At the Grand Entrance to the Victoria & Albert Museum sits a giant installation cascading down the steps – the dramatic and soaring Timber Wave responding to the museum’s vast, ornamental and multilayered façade.
This is the work of London firm Amanda Levete Architects who, with the help of structural engineer Arup, has created this complex three-dimensional latticework spiral from American red oak, using lamination techniques normally practiced in furniture making, here applied to create a three-story structure.
‘The brief was to respond in some way to the entrance of the V&A,’ says Amanda Levete of AL_A. ‘For us it was about making very explicit the London Design Festival residency there. We wanted to take the V&A out onto the streets.’ The installation will remain on the Cromwell Road entrance until 15 October.
Timber Wave is the perfect doorway to the London Design Festival 2011. Now in its ninth year, the nine-day festival is spread all over the capital city with its nucleus very much at the V&A.
The initial drama may be concentrated on the outside, but inside the museum are plenty of fascinating creations dotted around and hidden away in various corners of the vast building. Here designers and artists have created work that speaks to the collection, creating a dialogue of past and present. The V&A is a curious space – its eclectic collection as well as the building itself almost encouraging a response from these avant-garde designers.
The giant carpet takes over 240 square meters of the V&A Raphael Court floor – its gentle undulations of soft fabric creating an expansive coloured foam of textile designed by the French brothers to lounge on whilst enjoying the seven enormous cartoons by Raphael that hang in this vast gallery space built in 1865 to house the Italian painter’s work.
‘The Raphael Cartoons are masterpieces that are difficult to look at because they are from such a different time so our installation is about redefining the way people interact with the today,’ says Erwan Bouroullec. He says the space has ‘this quality of a church, a really wonderful volume, but then in a way it makes you feel too small – a sense of sacré – holiness.’
Elsewhere Beyond the Valley explores what happens when the two worlds of fashion and technology meet. Using iPads, visitors are encouraged to remix a series of graphical components including three-dimensional elements to create their own prints to then share on social media sites.
Other V&A highlights include British-Ish curated by fashion designer Giles Deacon that celebrates the best new work from recent graduates from the University of the Arts London.
Industrial Revolution 2.0: How the Material World Will Newly Materialise sees eight designs respond directly to masterworks in the V&A’s collection using modern methods such as additive manufacturing by Belgium firm Materialise.
‘My aim was to initiate little narratives – some of which I hope will amuse,’ says curator Murray Moss. And some are very amusing. Melonia shoes by Swedish designer Naim Josefi, for instance, imagines a seventeenth-century traveller’s bawdy night away from home by placing fourteen pairs of shoes lined neatly alongside the Elizabethan Great Bed of Ware.
Escapism by Iris van Herpen and Daniel Widrig responds to the flamboyant Rococo style. The additive manufacturing process has allowed the printed nylon dress to be produced without any seams – with no sewing machine or handwork employed.
Away from the main hub B&B Italia used the festival occasion to celebrate ten years in the capital at its John Pawson-designed store on Brompton Road with an exhibition showing its collaborative work with the architect Pawson and Zaha Hadid. The Italian firm also introduced its 2011 collection that includes work by Patricia Urquiola, Antonio Citterio, and Vincent Van Duysen.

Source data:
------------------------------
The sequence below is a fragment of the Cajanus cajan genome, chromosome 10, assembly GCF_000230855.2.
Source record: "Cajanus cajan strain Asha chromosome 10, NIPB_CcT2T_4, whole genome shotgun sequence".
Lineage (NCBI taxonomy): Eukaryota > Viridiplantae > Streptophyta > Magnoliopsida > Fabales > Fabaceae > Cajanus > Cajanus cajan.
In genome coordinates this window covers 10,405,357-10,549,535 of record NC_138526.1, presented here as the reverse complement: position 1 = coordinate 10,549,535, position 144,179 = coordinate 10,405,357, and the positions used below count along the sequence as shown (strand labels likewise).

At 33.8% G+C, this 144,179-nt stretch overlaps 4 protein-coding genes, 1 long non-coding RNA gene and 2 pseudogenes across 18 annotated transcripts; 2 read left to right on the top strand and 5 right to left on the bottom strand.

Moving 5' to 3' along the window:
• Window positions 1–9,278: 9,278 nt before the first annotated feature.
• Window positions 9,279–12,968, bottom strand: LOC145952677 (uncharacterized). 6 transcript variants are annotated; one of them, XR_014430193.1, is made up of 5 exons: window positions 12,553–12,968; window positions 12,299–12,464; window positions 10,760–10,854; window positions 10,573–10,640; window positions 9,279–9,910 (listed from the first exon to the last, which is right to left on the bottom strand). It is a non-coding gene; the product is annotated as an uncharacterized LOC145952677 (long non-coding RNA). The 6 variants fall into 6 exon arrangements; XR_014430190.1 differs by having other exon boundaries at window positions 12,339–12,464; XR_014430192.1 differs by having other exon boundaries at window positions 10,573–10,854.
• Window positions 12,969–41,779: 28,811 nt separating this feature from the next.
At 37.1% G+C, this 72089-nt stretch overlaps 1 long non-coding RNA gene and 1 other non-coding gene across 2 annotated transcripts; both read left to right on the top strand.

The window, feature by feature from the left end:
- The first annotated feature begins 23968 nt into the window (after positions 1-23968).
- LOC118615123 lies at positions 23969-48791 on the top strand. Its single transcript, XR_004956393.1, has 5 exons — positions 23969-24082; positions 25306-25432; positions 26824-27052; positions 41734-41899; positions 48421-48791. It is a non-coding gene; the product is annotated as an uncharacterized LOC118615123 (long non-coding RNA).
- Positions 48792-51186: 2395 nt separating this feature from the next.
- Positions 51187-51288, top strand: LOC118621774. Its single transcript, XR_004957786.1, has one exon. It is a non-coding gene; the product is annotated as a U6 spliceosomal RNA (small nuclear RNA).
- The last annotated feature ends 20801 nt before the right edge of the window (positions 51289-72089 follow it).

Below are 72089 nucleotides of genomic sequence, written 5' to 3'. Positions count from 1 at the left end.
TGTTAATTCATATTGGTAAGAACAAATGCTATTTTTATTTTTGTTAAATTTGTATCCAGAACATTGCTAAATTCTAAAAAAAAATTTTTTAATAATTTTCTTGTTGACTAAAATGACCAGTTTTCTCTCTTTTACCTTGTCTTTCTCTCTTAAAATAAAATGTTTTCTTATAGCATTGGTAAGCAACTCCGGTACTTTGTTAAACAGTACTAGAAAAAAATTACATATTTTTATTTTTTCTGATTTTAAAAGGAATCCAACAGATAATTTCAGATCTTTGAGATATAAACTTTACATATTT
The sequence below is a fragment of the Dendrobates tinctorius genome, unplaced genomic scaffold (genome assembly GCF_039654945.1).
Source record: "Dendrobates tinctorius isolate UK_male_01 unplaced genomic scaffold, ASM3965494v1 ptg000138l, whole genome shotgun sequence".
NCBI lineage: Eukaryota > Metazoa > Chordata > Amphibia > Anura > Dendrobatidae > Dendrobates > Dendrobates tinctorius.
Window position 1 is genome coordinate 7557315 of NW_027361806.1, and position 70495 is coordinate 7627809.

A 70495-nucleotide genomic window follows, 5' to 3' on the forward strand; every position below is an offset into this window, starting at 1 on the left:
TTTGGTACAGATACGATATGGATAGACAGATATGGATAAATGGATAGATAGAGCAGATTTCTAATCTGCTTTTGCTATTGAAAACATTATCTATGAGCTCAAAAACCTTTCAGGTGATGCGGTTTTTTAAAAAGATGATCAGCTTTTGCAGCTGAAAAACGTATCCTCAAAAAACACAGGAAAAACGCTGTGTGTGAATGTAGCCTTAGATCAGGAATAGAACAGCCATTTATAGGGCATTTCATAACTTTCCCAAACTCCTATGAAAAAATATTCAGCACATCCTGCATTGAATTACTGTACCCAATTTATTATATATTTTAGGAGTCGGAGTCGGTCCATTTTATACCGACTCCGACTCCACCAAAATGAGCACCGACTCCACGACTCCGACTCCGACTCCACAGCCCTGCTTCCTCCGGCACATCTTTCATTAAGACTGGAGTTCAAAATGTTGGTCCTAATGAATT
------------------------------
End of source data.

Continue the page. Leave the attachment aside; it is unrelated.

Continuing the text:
Over by the River Thames at London’s Southbank is David Chipperfield Architects‘ Two Lines, a sculptural dialogue between two identical forms which will remain standing until mid October.
The architect has teamed up with Arup and using Sefar Architect’s Vision fabric it has created a metal-coated fabric mesh, black on one side and metallic on the other, layered between two sheets of glass to give the installation panels both translucent and reflective qualities.
The temporary structure is part of this year’s Size + Matter that sets out to challenge a leading designer to team up with a unique material or process and explore the dynamic between their own creativity and the material process.
Another highlight is Pawson’s own installation Geometric Staircase. Working with collaboration with Swarovski the concave crystal structure at St Paul’s Cathedral offers visitors a complex view of Sir Christopher Wren’s tower, and the chance, in the words of the minimalist architect, ‘to see beyond the naked eye’.
Students at the Royal College of Art’s design products department collaborated with Italian fashion house Fendi to celebrate the opening of its new Sloane Street store by creating a temporary window and in-store displays incorporating innovative uses of Fendi’s craftsmanship along with discarded materials (read the DT preview).
Designer Tom Dixon‘s stylish waterside converted wharf building The Dock in west London has been used for a number of events this week including a pop-up gallery by Print Club London, to to showcase Aston Martin’s small city Cygnet luxury cars (see our interview with its designer Marek Riechman) and Timothy Hatton Architects unveiled a temporary pavilion there.
Finally, the Royal Institute of British Architects has partnered with the Restaurant & Bar Design Awards for Design Bites – a series of ongoing talks and tours that link food, drink and design. The first of the monthly events was held at The Dock under the direction of Dixon.
Read more on the LDF11 here. Watch John Pawson speak at the London Design Festival..
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